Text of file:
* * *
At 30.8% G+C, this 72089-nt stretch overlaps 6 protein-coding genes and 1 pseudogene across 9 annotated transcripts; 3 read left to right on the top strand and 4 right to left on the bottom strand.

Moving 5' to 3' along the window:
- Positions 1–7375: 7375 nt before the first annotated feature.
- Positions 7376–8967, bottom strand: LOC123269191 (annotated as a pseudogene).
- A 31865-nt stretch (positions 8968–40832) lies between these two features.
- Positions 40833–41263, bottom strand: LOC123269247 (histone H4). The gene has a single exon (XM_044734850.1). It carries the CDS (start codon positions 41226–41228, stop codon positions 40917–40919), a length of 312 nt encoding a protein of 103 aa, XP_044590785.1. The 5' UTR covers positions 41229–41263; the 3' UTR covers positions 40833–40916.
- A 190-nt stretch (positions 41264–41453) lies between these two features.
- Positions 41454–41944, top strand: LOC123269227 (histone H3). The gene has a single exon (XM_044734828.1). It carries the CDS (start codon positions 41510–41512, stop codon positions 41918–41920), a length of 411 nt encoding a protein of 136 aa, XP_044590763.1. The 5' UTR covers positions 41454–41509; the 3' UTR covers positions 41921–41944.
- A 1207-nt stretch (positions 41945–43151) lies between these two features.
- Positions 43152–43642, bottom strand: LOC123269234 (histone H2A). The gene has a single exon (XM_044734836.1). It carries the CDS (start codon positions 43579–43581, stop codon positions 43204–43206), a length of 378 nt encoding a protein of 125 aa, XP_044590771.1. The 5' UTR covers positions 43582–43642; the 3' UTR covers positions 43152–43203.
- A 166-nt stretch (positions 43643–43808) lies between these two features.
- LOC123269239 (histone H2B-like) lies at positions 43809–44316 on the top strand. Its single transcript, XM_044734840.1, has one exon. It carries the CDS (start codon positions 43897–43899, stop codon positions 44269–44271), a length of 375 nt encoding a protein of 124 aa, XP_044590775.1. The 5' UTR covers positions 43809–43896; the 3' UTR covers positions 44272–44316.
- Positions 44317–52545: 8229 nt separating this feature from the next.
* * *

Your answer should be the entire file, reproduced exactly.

At 30.8% G+C, this 72089-nt stretch overlaps 6 protein-coding genes and 1 pseudogene across 9 annotated transcripts; 3 read left to right on the top strand and 4 right to left on the bottom strand.

Moving 5' to 3' along the window:
- Positions 1–7375: 7375 nt before the first annotated feature.
- Positions 7376–8967, bottom strand: LOC123269191 (annotated as a pseudogene).
- A 31865-nt stretch (positions 8968–40832) lies between these two features.
- Positions 40833–41263, bottom strand: LOC123269247 (histone H4). The gene has a single exon (XM_044734850.1). It carries the CDS (start codon positions 41226–41228, stop codon positions 40917–40919), a length of 312 nt encoding a protein of 103 aa, XP_044590785.1. The 5' UTR covers positions 41229–41263; the 3' UTR covers positions 40833–40916.
- A 190-nt stretch (positions 41264–41453) lies between these two features.
- Positions 41454–41944, top strand: LOC123269227 (histone H3). The gene has a single exon (XM_044734828.1). It carries the CDS (start codon positions 41510–41512, stop codon positions 41918–41920), a length of 411 nt encoding a protein of 136 aa, XP_044590763.1. The 5' UTR covers positions 41454–41509; the 3' UTR covers positions 41921–41944.
- A 1207-nt stretch (positions 41945–43151) lies between these two features.
- Positions 43152–43642, bottom strand: LOC123269234 (histone H2A). The gene has a single exon (XM_044734836.1). It carries the CDS (start codon positions 43579–43581, stop codon positions 43204–43206), a length of 378 nt encoding a protein of 125 aa, XP_044590771.1. The 5' UTR covers positions 43582–43642; the 3' UTR covers positions 43152–43203.
- A 166-nt stretch (positions 43643–43808) lies between these two features.
- LOC123269239 (histone H2B-like) lies at positions 43809–44316 on the top strand. Its single transcript, XM_044734840.1, has one exon. It carries the CDS (start codon positions 43897–43899, stop codon positions 44269–44271), a length of 375 nt encoding a protein of 124 aa, XP_044590775.1. The 5' UTR covers positions 43809–43896; the 3' UTR covers positions 44272–44316.
- Positions 44317–52545: 8229 nt separating this feature from the next.